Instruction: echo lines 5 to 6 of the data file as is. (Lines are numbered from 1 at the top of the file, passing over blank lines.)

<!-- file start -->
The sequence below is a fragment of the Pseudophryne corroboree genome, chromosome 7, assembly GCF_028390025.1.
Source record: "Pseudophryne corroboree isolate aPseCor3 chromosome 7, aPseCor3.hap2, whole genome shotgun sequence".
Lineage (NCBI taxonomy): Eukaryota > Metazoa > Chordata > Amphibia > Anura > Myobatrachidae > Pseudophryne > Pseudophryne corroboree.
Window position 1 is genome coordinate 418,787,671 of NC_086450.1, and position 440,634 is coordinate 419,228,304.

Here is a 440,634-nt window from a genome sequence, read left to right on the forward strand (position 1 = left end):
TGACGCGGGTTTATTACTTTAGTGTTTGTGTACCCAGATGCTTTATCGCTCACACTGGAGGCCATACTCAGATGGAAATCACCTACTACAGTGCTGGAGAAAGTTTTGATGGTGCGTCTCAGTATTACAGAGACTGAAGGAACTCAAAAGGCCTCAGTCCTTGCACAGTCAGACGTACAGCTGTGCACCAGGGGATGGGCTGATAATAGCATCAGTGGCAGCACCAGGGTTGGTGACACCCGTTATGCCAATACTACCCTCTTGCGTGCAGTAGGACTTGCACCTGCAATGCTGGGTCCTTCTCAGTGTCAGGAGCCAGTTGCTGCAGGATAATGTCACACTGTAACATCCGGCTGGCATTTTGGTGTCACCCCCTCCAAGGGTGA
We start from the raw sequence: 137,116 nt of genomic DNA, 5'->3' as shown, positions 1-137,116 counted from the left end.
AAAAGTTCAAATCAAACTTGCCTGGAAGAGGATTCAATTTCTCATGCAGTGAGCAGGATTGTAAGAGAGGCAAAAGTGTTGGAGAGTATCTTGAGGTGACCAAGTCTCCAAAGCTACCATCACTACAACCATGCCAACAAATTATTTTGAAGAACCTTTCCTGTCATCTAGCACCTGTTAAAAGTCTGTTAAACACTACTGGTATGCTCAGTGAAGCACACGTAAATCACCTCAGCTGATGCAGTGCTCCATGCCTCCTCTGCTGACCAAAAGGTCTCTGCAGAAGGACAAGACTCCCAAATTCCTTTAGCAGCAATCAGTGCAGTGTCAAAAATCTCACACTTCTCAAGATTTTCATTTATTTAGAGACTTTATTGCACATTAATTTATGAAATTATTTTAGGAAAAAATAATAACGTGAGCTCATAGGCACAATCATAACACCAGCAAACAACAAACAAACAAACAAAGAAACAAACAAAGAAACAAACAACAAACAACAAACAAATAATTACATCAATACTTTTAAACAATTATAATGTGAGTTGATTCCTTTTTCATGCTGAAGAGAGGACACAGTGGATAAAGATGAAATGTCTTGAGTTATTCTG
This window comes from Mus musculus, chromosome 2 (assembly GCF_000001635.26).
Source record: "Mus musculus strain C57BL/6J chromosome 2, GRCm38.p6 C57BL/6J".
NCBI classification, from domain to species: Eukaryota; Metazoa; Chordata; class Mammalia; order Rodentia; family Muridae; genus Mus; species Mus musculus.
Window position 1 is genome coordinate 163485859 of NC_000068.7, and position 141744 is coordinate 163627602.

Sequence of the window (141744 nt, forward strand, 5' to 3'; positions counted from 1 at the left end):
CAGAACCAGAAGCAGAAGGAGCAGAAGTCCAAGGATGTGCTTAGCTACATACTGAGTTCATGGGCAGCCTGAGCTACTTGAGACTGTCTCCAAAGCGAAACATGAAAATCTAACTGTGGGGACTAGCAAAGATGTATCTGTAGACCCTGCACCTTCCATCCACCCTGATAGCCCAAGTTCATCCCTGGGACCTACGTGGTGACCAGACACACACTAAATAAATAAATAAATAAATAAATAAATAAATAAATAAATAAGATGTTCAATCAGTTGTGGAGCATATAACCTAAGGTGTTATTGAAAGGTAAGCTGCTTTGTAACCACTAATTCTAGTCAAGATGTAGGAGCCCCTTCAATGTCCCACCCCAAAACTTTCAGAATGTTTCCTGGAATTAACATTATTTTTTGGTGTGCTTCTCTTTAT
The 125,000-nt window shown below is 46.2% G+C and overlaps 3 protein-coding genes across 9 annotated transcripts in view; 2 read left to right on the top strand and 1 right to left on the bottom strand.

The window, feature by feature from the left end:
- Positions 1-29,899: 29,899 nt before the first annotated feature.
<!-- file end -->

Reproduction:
Here is a 440,634-nt window from a genome sequence, read left to right on the forward strand (position 1 = left end):
TGACGCGGGTTTATTACTTTAGTGTTTGTGTACCCAGATGCTTTATCGCTCACACTGGAGGCCATACTCAGATGGAAATCACCTACTACAGTGCTGGAGAAAGTTTTGATGGTGCGTCTCAGTATTACAGAGACTGAAGGAACTCAAAAGGCCTCAGTCCTTGCACAGTCAGACGTACAGCTGTGCACCAGGGGATGGGCTGATAATAGCATCAGTGGCAGCACCAGGGTTGGTGACACCCGTTATGCCAATACTACCCTCTTGCGTGCAGTAGGACTTGCACCTGCAATGCTGGGTCCTTCTCAGTGTCAGGAGCCAGTTGCTGCAGGATAATGTCACACTGTAACATCCGGCTGGCATTTTGGTGTCACCCCCTCCAAGGGTGA